In the early 1800s Australia established an enduring trade relationship with Mauritius, based on the import of Mauritian sugar. Mauritian merchants, seamen and their families began to settle in Australia, and merchant vessels brought Mauritian convicts with their cargo. Ties between Mauritius and Australia were strengthened by the Catholic Church in Australia, which was administered from Mauritius between 1820 and 1834.
Early Mauritian settlers included Marie Emilie Blanchard, who arrived in 1829 and married Frederick Manton, builder of the first iron steamer in Melbourne.
The Victorian gold rushes of the 1850s saw the arrival of highly organised Mauritian companies. However, many of these gold-seekers soon returned home after little success on the goldfields. In the late 19th century, the weakening sugar industry in Mauritius saw Mauritian ‘sugar men’ settle in Australia and contribute significantly to the establishment of the sugar industry in Queensland. In Victoria, the population peaked at 288 in 1891.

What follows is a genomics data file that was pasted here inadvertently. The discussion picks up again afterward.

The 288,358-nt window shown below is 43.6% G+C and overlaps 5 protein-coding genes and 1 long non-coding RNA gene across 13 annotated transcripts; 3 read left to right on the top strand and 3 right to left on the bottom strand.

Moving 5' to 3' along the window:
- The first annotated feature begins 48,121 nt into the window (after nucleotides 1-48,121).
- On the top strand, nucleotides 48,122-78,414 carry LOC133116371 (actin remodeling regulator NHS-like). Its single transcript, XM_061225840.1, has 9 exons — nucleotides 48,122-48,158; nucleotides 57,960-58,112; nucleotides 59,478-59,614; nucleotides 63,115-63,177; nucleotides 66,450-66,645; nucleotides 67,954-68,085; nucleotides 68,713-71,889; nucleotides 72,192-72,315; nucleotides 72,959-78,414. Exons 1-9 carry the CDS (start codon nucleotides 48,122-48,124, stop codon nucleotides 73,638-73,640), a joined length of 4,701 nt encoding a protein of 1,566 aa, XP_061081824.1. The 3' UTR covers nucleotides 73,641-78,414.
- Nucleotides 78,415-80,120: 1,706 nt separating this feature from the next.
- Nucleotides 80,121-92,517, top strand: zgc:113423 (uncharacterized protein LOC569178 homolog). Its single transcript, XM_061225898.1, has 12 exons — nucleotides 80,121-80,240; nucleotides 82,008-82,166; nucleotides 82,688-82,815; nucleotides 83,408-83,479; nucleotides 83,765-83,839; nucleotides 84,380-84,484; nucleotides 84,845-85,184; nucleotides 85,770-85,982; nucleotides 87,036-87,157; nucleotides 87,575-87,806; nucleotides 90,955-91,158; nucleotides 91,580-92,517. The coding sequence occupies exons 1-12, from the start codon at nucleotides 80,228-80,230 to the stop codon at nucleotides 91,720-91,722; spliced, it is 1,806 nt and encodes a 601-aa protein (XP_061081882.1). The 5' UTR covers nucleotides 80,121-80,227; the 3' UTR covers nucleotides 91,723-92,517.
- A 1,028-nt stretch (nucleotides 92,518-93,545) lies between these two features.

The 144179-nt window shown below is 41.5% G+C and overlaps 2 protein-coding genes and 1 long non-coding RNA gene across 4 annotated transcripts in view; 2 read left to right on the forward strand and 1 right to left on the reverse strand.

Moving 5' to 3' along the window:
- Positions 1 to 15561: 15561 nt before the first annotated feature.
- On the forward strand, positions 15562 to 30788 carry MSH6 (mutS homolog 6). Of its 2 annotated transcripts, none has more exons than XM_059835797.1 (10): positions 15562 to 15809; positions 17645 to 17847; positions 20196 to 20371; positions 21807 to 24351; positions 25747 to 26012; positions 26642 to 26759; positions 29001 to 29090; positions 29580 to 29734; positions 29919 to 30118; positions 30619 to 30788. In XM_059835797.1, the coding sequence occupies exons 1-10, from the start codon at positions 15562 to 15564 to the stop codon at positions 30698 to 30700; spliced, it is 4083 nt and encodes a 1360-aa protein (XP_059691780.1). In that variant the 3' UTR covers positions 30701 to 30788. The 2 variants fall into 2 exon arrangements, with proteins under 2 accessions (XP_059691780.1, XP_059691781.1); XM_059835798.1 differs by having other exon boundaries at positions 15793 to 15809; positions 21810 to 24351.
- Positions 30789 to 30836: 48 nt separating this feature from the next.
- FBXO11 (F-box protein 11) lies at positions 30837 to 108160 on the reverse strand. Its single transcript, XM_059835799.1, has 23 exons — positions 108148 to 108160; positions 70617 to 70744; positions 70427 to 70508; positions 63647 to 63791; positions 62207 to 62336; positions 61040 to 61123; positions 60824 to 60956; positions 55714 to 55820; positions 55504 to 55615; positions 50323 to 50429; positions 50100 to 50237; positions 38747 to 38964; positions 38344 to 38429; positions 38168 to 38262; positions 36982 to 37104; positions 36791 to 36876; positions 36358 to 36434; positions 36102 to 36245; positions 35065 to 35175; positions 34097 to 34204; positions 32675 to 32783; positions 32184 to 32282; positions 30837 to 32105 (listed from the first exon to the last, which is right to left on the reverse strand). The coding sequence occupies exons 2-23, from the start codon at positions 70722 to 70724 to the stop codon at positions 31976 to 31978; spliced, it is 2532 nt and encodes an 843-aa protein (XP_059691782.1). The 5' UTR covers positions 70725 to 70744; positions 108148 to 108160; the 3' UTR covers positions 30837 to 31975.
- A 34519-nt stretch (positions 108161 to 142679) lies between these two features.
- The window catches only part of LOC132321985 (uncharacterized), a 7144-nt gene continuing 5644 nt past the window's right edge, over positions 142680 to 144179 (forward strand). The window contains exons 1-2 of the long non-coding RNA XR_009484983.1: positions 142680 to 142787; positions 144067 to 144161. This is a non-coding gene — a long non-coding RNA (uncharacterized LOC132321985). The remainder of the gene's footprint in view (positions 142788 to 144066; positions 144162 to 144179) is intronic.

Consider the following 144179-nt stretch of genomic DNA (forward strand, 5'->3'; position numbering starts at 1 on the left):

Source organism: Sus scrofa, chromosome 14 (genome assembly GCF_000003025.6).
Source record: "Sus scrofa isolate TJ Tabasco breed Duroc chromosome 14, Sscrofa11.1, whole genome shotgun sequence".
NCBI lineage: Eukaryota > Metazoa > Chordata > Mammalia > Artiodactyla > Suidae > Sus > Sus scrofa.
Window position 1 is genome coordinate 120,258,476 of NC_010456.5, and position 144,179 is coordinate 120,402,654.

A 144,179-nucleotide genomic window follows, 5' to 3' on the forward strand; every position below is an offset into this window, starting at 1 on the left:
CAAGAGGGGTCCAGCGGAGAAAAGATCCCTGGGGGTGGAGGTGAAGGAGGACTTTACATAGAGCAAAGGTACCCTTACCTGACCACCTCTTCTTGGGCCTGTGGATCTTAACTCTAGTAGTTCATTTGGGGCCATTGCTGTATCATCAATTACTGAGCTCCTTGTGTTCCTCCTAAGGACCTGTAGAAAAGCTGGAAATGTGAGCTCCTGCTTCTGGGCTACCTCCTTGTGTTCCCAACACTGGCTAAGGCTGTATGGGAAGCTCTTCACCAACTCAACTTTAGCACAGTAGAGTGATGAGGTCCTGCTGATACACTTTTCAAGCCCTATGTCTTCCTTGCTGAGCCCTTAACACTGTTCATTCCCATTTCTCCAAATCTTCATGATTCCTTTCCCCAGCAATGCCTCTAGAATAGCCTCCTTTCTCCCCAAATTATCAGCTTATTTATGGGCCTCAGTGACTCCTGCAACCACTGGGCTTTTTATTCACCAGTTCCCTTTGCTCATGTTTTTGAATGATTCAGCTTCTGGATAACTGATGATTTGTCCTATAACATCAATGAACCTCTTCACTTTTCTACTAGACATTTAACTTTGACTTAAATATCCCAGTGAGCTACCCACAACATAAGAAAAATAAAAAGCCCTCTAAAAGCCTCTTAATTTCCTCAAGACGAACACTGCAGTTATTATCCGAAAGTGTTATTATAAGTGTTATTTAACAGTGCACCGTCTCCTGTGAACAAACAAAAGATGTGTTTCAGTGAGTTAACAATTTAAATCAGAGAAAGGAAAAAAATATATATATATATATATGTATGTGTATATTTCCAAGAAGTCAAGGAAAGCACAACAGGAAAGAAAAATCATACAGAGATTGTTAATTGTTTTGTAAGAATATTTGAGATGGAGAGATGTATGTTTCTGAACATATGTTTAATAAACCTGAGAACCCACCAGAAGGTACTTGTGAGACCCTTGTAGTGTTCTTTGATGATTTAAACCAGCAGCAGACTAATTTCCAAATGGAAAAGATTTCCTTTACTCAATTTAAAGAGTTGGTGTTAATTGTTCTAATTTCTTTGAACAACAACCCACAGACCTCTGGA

After Federation in 1901, the Mauritian population in Australia declined, and by 1947 only 59 Victorians were Mauritius-born. The trend changed in the post-war period, with Mauritian immigration peaking during the late 1960s, coinciding with the country’s declaration of independence in 1968. By 1971, Victoria was home to the largest population of Mauritius-born immigrants
in Australia, with 3,791 people. Their population continued to grow until the early 1990s.
In 2011, Victoria still had the largest Mauritius-born community in Australia with 11,600 members. This mainly French-speaking, catholic population is based in Hampton Park, Noble Park, Endeavour Hills, Narre Warren and Dandenong. Of those employed 52% are engaged in clerical, sales and service roles while a further 28% work in professional roles. Although many Mauritians participate in the activities of the broader French community, they also have their own distinct identity, born out of a mix of African, Malagasy, Indian, Chinese and French cultures.